“You can breathe!”

Several times around 2:30 on weekday afternoons this month, I close my eyes, hold my breath, and wait for three magic words, usually delivered in a victorious tone: “You can breathe!”

As we find that tiny, often elusive threshold, I distract myself by planning how I can celebrate clearing each challenging hurdle. Sometimes it’s of the material nature, but most often, it’s to get outside, revel in the Fall colors, and find rejuvenation in fresh air.  

Hearing the all-clear last Friday, the obvious occurred to me. With the leaves nearing peak color, it was the perfect time — finally — for a Sunday-afternoon drive to Ferncliff Cemetery in Springfield, Ohio.

Covering over 240 acres of rolling hills, this pastoral landscape is surprisingly situated nearby well-known city landmarks I’ve visited for years. Now, I’ve concluded that Ferncliff is the true hidden gem of the “Champion City.”

As Springfield prospered during the early years of the 19th century, the city quickly outgrew its previous burial grounds, namely, the wooded setting of Greenmount, established in 1844. After just 20 years, eight vacant lots in Greenmount remained, so City Council members wrestled with the challenge again. This time, the newly established Springfield Cemetery Association proposed purchasing land along North Plum Street, notable for some distinctive features.

With the Lagonda River on one side and rugged, fern-covered cliffs and waterfalls on the other, the site was both unique and picturesque. Finding inspiration in Boston’s Mount Auburn Cemetery, Cincinnati’s Spring Grove Cemetery and Dayton’s Woodland Cemetery, association members opted to follow the rural cemetery movement, popular at the time. Loved ones were buried in beautiful park-like settings, where those who mourned them could find peace, quiet and comfort amid picturesque vistas, winding drives, sloping lawns, and the natural beauty of changing seasons. Thoughtfully, artistically designed monuments would commemorate the accomplishments of community members, enlightening and instilling civic pride among future generations. On a practical note, burials would take place in a more hygienic setting, above and away from the densely populated city.

Other natural landmarks at the site were utilized in the cemetery’s development. At the foot of Sylvan Hill, a cave was built to serve as a holding vault for those who died during the winter, when the frozen ground made it difficult to dig graves. A circular mound was determined to be a fitting site to bury some of Clark County’s fallen Civil War soldiers, honoring their sacrifices with a commemorative monument.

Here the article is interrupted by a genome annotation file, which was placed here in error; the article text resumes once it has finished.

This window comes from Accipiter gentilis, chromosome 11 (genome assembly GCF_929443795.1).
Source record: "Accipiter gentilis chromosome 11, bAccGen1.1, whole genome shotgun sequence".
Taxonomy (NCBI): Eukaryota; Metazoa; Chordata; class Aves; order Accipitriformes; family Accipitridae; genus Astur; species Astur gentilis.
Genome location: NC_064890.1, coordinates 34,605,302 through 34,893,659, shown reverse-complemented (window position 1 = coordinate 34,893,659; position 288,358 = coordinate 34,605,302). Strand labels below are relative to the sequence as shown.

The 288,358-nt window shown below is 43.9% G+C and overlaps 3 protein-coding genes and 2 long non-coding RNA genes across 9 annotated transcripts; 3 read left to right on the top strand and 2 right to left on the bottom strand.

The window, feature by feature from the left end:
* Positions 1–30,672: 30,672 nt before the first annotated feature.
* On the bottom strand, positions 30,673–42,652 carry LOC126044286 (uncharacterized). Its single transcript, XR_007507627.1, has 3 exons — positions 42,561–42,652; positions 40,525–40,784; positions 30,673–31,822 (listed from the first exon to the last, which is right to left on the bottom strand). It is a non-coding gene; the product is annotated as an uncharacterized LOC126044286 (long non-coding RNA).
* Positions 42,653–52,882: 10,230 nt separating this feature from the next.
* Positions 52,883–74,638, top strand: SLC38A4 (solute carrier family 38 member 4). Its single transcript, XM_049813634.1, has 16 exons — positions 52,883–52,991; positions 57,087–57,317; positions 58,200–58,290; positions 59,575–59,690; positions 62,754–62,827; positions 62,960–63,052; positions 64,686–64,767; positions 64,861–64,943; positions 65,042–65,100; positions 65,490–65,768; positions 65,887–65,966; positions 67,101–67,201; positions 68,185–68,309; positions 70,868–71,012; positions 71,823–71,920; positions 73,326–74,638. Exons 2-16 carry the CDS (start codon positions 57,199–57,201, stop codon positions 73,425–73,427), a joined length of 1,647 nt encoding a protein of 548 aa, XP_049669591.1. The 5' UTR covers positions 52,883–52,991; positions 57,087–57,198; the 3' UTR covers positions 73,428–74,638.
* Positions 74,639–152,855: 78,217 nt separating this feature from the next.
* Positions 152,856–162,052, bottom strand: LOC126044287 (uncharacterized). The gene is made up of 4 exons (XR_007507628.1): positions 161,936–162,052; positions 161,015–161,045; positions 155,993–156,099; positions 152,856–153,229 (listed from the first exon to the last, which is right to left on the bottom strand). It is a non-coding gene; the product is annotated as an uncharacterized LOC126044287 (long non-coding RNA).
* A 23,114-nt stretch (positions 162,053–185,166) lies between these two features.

Appropriately christened “Ferncliff” on April 4, 1864, the cemetery held its first interment just over two months later, for an eight-year-old boy who died of spotted fever. Notable early monuments include mausoleums for William Gladfelter, one of the city’s leading carpenters and homebuilders, and for Eliza Leffel Bookwalter, an avid traveler, artist and art collector, who was buried in the cemetery in 1879. Designed by local architect Charles Creger, it features striking stone carvings, such as a scallop shell above the door and columns topped with acanthus leaves. Creger also created plans for the cemetery superintendent’s house circa 1890.

Asa Bushnell, the two-term Ohio Governor who served from 1896 to 1900, began planning his mausoleum in 1897. After participating in the dedication of President Ulysses Grant’s tomb in New York, Bushnell was inspired by its Greek Revival style and engaged Robert H. Robertson, the New York architect who designed his home, to create it. Fashioned from white marble, with 24 columns supporting the roof and decorative bronze grates and doors, the elegant structure is an open-air vault containing six crypts for each member of the Bushnell family.

Dating from 1922, the mausoleum for former Springfield Mayor Charles McGilvray and his wife, Addie, features Art Deco interpretations of Egyptian-inspired funerary art, such as lotus flowers, the symbol of rebirth, and slanted walls in the Egyptian pylon style.

Subsequent improvements to Ferncliff include the creation of a lake at the foot of Sylvan’s Hill, bordered by Bald Cypress trees, in 1887. It was created by and named for Oliver Smith Kelly, a carpenter who made his fortune during the California Gold Rush, turned to manufacturing farm implements, and became a community leader, this scenic spot continues to be a perfect place for picnics – another feature of the rural cemetery movement.  We picnicked beside not only the lake, but the resting place for Phineas Mast, another former mayor of Springfield who manufactured agricultural implements and edited the innovative agricultural journal known as Farm and Fireside.